Even if a plan is not subject to ACA Section 1557, there are still significant discrimination concerns for plans with gender-affirming care exclusions if they create a disparity in coverage for certain individuals. These concerns stem from scrutiny from the Equal Employment Opportunity Commission and the protection against discrimination based on gender identity under Title VII of the Civil Rights Act of 1964. There have been several lawsuits brought forth by transgender individuals under these laws and Section 1557 about gender-affirming care exclusions, and courts have ruled in their favor on some occasions. An example of an exclusion that could create a disparity in coverage is a sex reassignment exclusion. In this case, while it does not exclude care for transgender individuals specifically, it is possible it could be viewed as discriminatory because it functions to categorically exclude services which will overwhelmingly be needed only by transgender individuals. As a result, while self-funded health plans are not mandated to cover gender-affirming care, the compliant approach with regard to all applicable laws would be to remove exclusions for gender-affirming care from the plan.

Pivoting to a different perspective, for self-funded non-ERISA plans subject to state law, there have been many changes surrounding gender-affirming care over the past year. For example, in Texas, on September 1, 2023, a law banning gender-affirming care, such as treatments for gender dysphoria, transitioning, and reassignment for minors took effect. The law prohibits health plans from covering services “that are intended to transition a child’s biological sex as determined by the child’s sex organs, chromosomes, and endogenous profiles.”[2] In Ohio, governor Mike DeWine signed an executive order on January 5, 2024, that banned hospitals and ambulatory surgical facilities from performing gender-affirming surgeries on minors.[3] In New Hampshire, the New Hampshire House recently passed a bill that will now be sent to the New Hampshire Senate. This bill proposes to ban gender-affirming procedures for minors.[4] The bill also proposes to prohibit health care workers from referring minors to out-of-state facilities that may perform gender-affirming procedures. These are only a few examples of the recent developments in state legislation that concern gender-affirming care. As of November 2023, 22 states had a law or policy banning gender-affirming care.[5] There will likely be more development in state legislation in the new year and plans subject to state law should be mindful of how these laws and policies may influence their plan structure.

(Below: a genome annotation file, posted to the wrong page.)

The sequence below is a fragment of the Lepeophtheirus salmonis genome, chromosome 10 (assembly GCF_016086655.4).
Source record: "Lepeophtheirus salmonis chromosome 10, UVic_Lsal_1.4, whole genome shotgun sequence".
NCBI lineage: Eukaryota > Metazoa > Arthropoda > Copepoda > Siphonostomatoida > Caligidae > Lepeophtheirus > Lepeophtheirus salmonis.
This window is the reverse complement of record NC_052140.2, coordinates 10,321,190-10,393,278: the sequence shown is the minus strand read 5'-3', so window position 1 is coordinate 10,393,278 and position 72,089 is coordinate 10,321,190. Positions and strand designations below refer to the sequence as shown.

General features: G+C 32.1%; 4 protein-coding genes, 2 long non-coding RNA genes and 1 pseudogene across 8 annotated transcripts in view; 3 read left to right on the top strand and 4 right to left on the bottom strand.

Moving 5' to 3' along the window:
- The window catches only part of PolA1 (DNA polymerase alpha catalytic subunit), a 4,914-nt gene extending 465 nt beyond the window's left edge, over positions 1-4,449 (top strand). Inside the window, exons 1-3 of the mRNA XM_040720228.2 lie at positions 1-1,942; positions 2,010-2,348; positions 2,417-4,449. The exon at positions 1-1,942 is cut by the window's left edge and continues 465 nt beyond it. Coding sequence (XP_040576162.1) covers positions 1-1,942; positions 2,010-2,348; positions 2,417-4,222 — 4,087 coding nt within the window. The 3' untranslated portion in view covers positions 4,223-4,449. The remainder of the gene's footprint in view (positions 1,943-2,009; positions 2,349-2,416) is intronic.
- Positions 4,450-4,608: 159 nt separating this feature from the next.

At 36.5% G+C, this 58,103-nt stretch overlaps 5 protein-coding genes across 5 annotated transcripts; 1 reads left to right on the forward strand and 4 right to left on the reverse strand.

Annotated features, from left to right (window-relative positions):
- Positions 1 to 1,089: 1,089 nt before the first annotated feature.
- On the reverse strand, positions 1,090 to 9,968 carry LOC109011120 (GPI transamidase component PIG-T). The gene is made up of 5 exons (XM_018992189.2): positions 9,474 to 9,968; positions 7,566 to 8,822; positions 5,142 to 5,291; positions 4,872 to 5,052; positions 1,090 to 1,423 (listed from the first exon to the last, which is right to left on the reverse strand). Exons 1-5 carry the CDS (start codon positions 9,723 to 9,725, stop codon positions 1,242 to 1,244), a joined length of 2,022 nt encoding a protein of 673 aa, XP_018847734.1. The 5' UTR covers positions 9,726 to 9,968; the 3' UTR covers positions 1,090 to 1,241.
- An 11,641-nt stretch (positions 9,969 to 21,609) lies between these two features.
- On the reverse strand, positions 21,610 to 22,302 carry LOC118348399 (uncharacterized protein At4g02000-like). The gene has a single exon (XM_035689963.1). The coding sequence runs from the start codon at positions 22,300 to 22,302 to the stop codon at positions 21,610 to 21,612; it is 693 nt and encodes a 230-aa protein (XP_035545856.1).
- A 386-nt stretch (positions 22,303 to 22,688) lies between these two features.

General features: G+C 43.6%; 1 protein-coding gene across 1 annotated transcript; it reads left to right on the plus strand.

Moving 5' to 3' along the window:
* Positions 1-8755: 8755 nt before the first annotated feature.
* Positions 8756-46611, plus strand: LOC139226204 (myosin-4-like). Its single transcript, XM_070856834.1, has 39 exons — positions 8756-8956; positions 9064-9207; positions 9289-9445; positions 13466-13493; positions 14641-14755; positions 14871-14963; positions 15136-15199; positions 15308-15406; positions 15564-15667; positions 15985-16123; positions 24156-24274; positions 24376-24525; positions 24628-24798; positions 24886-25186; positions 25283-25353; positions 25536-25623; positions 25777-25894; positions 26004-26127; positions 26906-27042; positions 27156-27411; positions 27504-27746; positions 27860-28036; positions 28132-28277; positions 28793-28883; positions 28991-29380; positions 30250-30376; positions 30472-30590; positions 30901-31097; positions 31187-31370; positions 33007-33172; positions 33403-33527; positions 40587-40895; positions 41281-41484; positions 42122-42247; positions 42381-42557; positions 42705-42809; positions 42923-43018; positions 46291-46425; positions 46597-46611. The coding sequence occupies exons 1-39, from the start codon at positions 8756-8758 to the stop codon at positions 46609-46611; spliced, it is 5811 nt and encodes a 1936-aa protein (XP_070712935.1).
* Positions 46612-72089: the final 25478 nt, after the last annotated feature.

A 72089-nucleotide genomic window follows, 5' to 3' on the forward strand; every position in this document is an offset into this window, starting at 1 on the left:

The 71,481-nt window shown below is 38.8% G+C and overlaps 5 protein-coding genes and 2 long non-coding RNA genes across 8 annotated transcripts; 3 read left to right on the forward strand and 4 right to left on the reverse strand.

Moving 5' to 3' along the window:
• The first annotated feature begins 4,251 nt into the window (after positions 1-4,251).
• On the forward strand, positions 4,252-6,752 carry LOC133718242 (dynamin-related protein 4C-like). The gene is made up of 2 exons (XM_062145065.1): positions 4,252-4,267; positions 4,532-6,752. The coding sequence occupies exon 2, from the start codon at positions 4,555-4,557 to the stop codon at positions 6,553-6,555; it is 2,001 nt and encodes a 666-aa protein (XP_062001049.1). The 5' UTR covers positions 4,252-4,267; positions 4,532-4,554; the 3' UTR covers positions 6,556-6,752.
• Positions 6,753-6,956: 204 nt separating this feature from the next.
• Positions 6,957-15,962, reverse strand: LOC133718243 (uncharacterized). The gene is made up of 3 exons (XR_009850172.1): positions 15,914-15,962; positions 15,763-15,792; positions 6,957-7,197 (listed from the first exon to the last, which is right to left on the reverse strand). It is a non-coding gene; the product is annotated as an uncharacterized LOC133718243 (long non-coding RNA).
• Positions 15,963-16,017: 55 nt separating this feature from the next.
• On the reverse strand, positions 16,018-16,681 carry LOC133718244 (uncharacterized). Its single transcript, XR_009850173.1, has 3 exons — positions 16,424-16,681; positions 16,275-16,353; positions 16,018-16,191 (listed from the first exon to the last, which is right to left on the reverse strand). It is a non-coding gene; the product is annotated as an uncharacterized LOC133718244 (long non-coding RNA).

The decision of whether to cover or exclude gender-affirming care is a multilayered matter and will likely depend on the intent of the employer. There are varying considerations depending on the type of plan and applicable law. As the landscape is constantly changing in regard to gender-affirming care laws, it is essential that plans consider plan document compliance, the potential for discrimination allegations, and, if applicable, what is mandated or banned by relevant states.


[1] HHS Notice and Guidance on Gender Affirming Care, Civil Rights, and

Patient Privacy,

[2] Senate Bill 14,

[3] Ohio Gov. DeWine signs executive order banning hospitals from gender transition surgeries on minors,

[4] House Bill 619,

[5] HRC Foundation,